One of Wichita’s most respected aviation historians has died.
Walt House, a board member of the Kansas Aviation Museum, a museum restoration manager and a longtime former curator and chief historian, died Saturday.
He was 86.
“As a resource in the community, he was invaluable,” said Molly McMillin, managing editor of the Weekly of Business Aviation.
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Funeral services for Mr. House will be at 1 p.m. Saturday at St. Thomas Aquinas Catholic Church, 1321 N. Stratford Lane. A graveside service will follow at 3:30 p.m. at Burrton Cemetery in Burrton.
Mr. House was born on Feb. 5, 1931.
“Walt House was an amazing individual,” said Lon Smith, former Kansas Aviation Museum director who is now with the Museum of World Treasures.
As they became friends, House would sometimes talk with Smith about how he grew up on an oilfield between Wichita and Hutchinson and watched planes flying overhead from the Naval Air Station near Hutchinson, built during World War II.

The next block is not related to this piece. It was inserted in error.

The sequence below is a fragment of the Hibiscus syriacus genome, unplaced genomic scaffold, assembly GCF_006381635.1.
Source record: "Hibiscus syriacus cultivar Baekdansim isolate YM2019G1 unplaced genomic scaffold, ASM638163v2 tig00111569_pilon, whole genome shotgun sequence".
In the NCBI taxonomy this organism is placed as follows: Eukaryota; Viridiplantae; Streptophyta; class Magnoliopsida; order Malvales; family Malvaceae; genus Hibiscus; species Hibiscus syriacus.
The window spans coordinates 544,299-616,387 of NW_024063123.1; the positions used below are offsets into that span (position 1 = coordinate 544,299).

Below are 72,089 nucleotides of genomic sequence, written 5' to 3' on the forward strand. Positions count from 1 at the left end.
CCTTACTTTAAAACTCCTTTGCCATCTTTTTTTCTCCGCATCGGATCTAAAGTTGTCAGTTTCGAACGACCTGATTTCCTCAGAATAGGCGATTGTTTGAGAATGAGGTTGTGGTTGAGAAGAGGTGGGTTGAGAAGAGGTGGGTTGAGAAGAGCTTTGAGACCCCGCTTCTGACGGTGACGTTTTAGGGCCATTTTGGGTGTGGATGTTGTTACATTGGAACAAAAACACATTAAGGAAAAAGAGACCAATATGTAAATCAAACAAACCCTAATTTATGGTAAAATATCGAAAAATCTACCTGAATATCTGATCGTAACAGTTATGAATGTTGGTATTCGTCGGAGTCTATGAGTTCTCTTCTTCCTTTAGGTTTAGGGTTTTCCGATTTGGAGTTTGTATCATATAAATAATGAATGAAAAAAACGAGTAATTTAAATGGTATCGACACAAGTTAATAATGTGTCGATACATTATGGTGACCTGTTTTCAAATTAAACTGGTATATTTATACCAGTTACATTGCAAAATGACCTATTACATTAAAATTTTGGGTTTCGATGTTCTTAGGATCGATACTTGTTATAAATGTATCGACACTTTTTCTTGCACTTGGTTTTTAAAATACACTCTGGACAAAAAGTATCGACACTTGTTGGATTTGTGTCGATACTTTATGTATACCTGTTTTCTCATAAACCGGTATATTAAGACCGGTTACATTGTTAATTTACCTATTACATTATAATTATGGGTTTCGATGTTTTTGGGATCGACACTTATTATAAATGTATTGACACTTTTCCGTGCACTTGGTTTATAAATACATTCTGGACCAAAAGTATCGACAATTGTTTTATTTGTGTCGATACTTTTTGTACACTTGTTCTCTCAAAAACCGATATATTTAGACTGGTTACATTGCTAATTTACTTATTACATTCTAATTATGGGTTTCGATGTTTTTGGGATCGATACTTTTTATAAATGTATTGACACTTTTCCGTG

“He and his friends would just lay in the grass and watch the Stearman Trainers fly overhead and dream of becoming a part of aviation,” Smith said.
Smith said Mr. House often would talk aviation with a neighbor who owned a bi-plane.
“One day, the gentleman asked him if he wanted to go on a plane ride,” Smith said. “Walt knew that he should ask his mom first, but he also knew she would probably say no. So he hopped in the plane and went for a ride.”
Mr. House later joined the Air Force and then worked at Boeing.
“It wasn’t so much that he knew the history of aviation, which he did,” Smith said. “But you could give Walt a part from a plane, and he would look at it and could identify it and what plane it belonged to. He was truly gifted.”
“Walt was well-liked by all, and a genuinely helpful resource on countless Wichita and Kansas aviation history and museum projects,” Richard Harris, former chairman of the Kansas aviation centennial and an aviation historian himself, wrote in an e-mail to The Eagle.
“He ... had intimate knowledge of (aviation) and many of its historic figures, some of whom he had known personally,” Harris wrote. “His importance to the preservation of Wichita and Kansas aviation history is indescribable and irreplaceable.
“His passing is our community’s loss and personally heartbreaking to me.”
In lieu of flowers, memorials have been established with the Kansas Aviation Museum, 3350 George Washington Blvd., Wichita, KS 67210, and the Kansas Humane Society, 3313 N. Hillside, Wichita, KS 67219.